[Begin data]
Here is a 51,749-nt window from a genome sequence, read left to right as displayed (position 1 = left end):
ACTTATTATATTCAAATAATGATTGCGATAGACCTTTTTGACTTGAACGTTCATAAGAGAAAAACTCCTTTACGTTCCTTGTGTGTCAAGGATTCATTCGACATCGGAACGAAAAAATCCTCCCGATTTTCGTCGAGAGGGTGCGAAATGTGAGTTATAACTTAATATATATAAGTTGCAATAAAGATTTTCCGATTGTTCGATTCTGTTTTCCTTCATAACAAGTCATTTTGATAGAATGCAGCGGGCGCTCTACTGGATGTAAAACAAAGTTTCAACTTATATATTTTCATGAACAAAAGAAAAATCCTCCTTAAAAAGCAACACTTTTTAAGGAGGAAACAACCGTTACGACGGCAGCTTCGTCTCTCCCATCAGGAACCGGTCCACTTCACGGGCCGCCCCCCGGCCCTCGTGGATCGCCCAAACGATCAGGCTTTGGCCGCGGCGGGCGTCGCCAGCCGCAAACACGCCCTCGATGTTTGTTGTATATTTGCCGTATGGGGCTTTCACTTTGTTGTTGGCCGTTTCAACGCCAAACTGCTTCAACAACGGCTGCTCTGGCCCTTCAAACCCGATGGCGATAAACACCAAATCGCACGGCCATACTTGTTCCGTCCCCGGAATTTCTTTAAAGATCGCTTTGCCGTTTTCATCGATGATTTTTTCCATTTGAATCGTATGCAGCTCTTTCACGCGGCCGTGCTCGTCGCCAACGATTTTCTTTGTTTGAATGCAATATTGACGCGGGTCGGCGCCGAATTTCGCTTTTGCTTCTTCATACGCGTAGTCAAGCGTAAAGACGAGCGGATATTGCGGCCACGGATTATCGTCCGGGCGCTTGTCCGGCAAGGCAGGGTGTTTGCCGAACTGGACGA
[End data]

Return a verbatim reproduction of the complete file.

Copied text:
Here is a 51,749-nt window from a genome sequence, read left to right as displayed (position 1 = left end):
ACTTATTATATTCAAATAATGATTGCGATAGACCTTTTTGACTTGAACGTTCATAAGAGAAAAACTCCTTTACGTTCCTTGTGTGTCAAGGATTCATTCGACATCGGAACGAAAAAATCCTCCCGATTTTCGTCGAGAGGGTGCGAAATGTGAGTTATAACTTAATATATATAAGTTGCAATAAAGATTTTCCGATTGTTCGATTCTGTTTTCCTTCATAACAAGTCATTTTGATAGAATGCAGCGGGCGCTCTACTGGATGTAAAACAAAGTTTCAACTTATATATTTTCATGAACAAAAGAAAAATCCTCCTTAAAAAGCAACACTTTTTAAGGAGGAAACAACCGTTACGACGGCAGCTTCGTCTCTCCCATCAGGAACCGGTCCACTTCACGGGCCGCCCCCCGGCCCTCGTGGATCGCCCAAACGATCAGGCTTTGGCCGCGGCGGGCGTCGCCAGCCGCAAACACGCCCTCGATGTTTGTTGTATATTTGCCGTATGGGGCTTTCACTTTGTTGTTGGCCGTTTCAACGCCAAACTGCTTCAACAACGGCTGCTCTGGCCCTTCAAACCCGATGGCGATAAACACCAAATCGCACGGCCATACTTGTTCCGTCCCCGGAATTTCTTTAAAGATCGCTTTGCCGTTTTCATCGATGATTTTTTCCATTTGAATCGTATGCAGCTCTTTCACGCGGCCGTGCTCGTCGCCAACGATTTTCTTTGTTTGAATGCAATATTGACGCGGGTCGGCGCCGAATTTCGCTTTTGCTTCTTCATACGCGTAGTCAAGCGTAAAGACGAGCGGATATTGCGGCCACGGATTATCGTCCGGGCGCTTGTCCGGCAAGGCAGGGTGTTTGCCGAACTGGACGA